Feb 3, 2022
Insurance companies use credit information to determine whether a consumer is eligible to be covered by an insurance policy. Why would an insurer care about credit history? Because through credit information, it is possible to assess a consumer’s risk of insurance loss or the likelihood of a claim being made against an insurance policy.
Within the insurance industry, the term is referred to as a “credit-based insurance score”, and like any traditional credit scores, it is founded on credit report data such as payment history, amounts owed, length of credit history, credit mix and new credit. These credit categories influence the insurance credit score, and thus, the higher the score, the lower the predicted risk.
With the rise of alternative data and the ever-growing need to offer insurance policies to credit invisibles, many insurance providers are now looking into different methodologies for evaluating risk. Alternative data sources can help insurers better understand their clients and make better decisions concerning pricing, coverage terms, conditions, and, most importantly, their risk levels.
As well, the digital transformation within the insurance sector is enabling insurers to meet customer demands with greater efficiency. Thanks to artificial intelligence, machine learning, and predictive analytics, customers are having a better overall experience: services respond effectively, claims are processed instantly, and policy writing is done faster. Best of all, customers can now access policies online without the need to visit physical branches anymore.
Insurers are adopting these new technologies and alternative data sources to create a model of transparency between the client and companies and improve the number of policy subscriptions due to a more accurate risk evaluation.
Broad access to an insurance policy is a key factor when evaluating a society’s chances of achieving social mobility. For a family with low income and no insurance, an adverse event can negatively affect the economic development of the entire household, and any chances of progress might be lost.
As expected, the gap between access to insurance in emerging and high-income markets is wide. In 2018, 3.8 billion customers in emerging markets were not served by traditional insurance providers. These credit invisibles make up a big potential profit for insurance companies. A study in 2015 by AXA identified the untapped global market for insurance among women, an important segment within the underserved, as being up to $1.7 trillion by 2030—of which a remarkable $874 billion in annual premium value would come from women in emerging markets.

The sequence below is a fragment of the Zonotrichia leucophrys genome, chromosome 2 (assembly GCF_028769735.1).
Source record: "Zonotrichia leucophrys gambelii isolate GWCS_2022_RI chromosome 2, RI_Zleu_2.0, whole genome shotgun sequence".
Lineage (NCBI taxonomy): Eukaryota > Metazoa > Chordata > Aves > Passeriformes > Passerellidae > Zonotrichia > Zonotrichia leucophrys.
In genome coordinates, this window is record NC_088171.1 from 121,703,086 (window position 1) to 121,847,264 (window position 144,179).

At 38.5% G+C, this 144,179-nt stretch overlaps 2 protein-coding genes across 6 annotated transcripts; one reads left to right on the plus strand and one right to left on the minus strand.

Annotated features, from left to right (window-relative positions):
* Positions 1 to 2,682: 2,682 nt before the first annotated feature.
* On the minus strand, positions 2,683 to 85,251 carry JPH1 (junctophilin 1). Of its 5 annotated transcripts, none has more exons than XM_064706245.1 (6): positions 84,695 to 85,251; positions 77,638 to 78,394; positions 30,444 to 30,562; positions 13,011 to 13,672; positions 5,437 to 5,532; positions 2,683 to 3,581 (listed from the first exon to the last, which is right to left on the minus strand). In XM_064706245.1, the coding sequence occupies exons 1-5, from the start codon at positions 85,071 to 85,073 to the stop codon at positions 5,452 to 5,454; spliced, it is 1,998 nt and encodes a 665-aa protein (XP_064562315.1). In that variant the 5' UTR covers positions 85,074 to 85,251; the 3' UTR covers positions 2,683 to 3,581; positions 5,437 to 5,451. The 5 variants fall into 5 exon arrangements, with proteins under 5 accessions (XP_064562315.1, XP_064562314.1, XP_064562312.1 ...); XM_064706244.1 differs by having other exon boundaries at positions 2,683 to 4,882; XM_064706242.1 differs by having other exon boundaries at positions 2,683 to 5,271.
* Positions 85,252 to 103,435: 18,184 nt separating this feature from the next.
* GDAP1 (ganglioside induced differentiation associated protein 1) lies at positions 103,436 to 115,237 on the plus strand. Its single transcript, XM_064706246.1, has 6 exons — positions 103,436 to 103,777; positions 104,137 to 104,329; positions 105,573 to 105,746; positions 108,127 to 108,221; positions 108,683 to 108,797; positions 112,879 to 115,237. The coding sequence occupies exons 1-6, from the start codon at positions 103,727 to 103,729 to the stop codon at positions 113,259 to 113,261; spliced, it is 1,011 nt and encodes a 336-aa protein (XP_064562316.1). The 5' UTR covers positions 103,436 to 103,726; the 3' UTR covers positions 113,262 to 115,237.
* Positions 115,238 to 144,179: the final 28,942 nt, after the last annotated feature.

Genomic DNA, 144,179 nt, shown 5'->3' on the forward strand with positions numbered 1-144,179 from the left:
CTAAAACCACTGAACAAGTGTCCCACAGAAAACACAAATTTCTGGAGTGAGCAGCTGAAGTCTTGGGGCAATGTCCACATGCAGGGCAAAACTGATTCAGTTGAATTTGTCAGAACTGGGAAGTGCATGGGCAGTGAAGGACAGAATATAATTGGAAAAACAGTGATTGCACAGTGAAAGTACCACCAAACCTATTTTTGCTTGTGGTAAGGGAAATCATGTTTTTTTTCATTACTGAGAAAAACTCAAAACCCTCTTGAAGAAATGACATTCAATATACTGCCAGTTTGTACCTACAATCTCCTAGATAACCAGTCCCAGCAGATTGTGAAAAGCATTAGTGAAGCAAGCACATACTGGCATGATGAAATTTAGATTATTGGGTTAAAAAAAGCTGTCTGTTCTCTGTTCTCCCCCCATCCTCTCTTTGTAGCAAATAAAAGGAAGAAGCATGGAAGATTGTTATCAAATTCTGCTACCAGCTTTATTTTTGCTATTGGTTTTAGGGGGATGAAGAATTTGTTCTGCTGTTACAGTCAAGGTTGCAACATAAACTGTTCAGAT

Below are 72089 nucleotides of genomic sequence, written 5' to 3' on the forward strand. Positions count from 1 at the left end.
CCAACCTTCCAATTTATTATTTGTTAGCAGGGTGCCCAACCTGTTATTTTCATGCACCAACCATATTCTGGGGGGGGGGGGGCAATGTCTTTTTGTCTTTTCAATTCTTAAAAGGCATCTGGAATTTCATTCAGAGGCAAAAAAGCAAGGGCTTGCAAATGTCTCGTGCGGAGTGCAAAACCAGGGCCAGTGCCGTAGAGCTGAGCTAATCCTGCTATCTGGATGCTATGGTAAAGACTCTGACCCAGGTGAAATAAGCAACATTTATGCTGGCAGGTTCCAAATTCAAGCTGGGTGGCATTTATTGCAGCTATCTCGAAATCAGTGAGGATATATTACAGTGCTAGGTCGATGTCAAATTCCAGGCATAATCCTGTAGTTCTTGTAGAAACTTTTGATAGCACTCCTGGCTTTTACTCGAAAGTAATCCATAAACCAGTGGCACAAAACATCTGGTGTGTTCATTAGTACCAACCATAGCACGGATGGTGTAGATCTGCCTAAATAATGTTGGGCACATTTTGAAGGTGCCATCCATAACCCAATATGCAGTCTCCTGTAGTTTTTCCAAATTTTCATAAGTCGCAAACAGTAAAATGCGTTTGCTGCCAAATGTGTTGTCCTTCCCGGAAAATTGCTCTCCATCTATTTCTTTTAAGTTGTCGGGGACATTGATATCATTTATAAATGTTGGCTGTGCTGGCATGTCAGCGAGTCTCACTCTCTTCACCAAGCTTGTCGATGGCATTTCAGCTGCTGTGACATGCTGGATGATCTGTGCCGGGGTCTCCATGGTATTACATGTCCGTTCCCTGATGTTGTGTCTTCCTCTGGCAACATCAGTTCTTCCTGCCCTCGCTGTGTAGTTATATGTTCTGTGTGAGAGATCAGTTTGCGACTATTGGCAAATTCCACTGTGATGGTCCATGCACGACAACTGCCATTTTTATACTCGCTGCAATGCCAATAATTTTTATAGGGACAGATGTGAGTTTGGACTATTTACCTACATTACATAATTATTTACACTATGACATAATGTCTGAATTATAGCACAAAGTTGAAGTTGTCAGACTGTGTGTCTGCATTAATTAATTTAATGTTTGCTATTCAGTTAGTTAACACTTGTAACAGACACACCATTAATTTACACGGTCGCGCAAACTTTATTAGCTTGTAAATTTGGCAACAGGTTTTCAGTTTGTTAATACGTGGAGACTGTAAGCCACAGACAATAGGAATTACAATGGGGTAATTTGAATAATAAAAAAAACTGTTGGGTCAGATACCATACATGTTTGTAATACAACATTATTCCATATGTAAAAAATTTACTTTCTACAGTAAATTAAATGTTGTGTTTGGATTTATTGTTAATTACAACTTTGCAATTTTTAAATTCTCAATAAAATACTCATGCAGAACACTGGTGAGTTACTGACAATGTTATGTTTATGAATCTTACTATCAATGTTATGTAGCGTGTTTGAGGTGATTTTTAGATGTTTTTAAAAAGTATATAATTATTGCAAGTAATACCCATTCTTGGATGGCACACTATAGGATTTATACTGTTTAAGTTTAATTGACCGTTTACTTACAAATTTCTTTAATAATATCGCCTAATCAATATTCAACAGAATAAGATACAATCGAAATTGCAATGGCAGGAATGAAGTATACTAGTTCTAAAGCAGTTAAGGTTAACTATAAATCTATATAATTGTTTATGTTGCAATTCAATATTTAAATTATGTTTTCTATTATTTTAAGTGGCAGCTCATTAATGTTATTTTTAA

Customers recognise the value of protecting against risk and are willing to purchase these products, but many insurance companies still rely just on traditional credit scoring. For example, FICO estimates that in America, approximately 95% of auto insurers and 85% of homeowners' insurers use credit-based insurance scores in states where it is a legally allowed underwriting or risk classification factor. This means that for all those consumers who do not have a strong credit history, there is little alternative to getting an insurance policy. If an applicant has no credit history, or if the history contains insufficient information to assess creditworthiness, insurance companies are much less likely to extend credit facilities or take over the individual portion of an insurance plan.
The lack of insurance is closely tied to patterns of economic and social inequality. The challenge of expanding financial inclusion involves thinking outside the box, beyond the traditional methods of evaluating a customer based on credit bureau data. This is where alternative credit scoring becomes extremely valuable.
Although this industry had been selling the same product since its inception centuries ago, many things are changing in the insurance sector worldwide. Online and mobile channels are reducing distribution costs, while data technology is transforming the very nature of risk—the core element of the industry’s business model. To this, we must add the change in mentality, habits and behaviours of customers and the new ways to capture and analyse valuable information. As a result, insurers are finding in the digital channel a means to streamline their tasks, be more efficient and, ultimately, more profitable.
In this way, it is possible to understand the level of risk and score consumers based on data sources such as everyday bills, like utilities, pay TV, and cell phone services, all of which are already part of people’s regular financial commitments.
At credolab, we use an alternative credit score based on smartphones and web metadata so that insurance companies can safely and accurately assess creditworthiness, converting metadata into credit insights. Insights can be gained from the most unlikely sources: for example, the number of contacts, how much storage is utilised, and the time of day that phone calls are made – these “features” can be entered into models to determine credit scores in a completely anonymous way.
Insurance companies can now calculate real-time credit scores based on evidence, shown in behavioural data from mobiles and web use. This previously untapped data means insurers can make decisions based on the way people behave in the modern world – not just how they look on paper.
Learn more about how credoSDK can help your business through a more predictive risk assessment.
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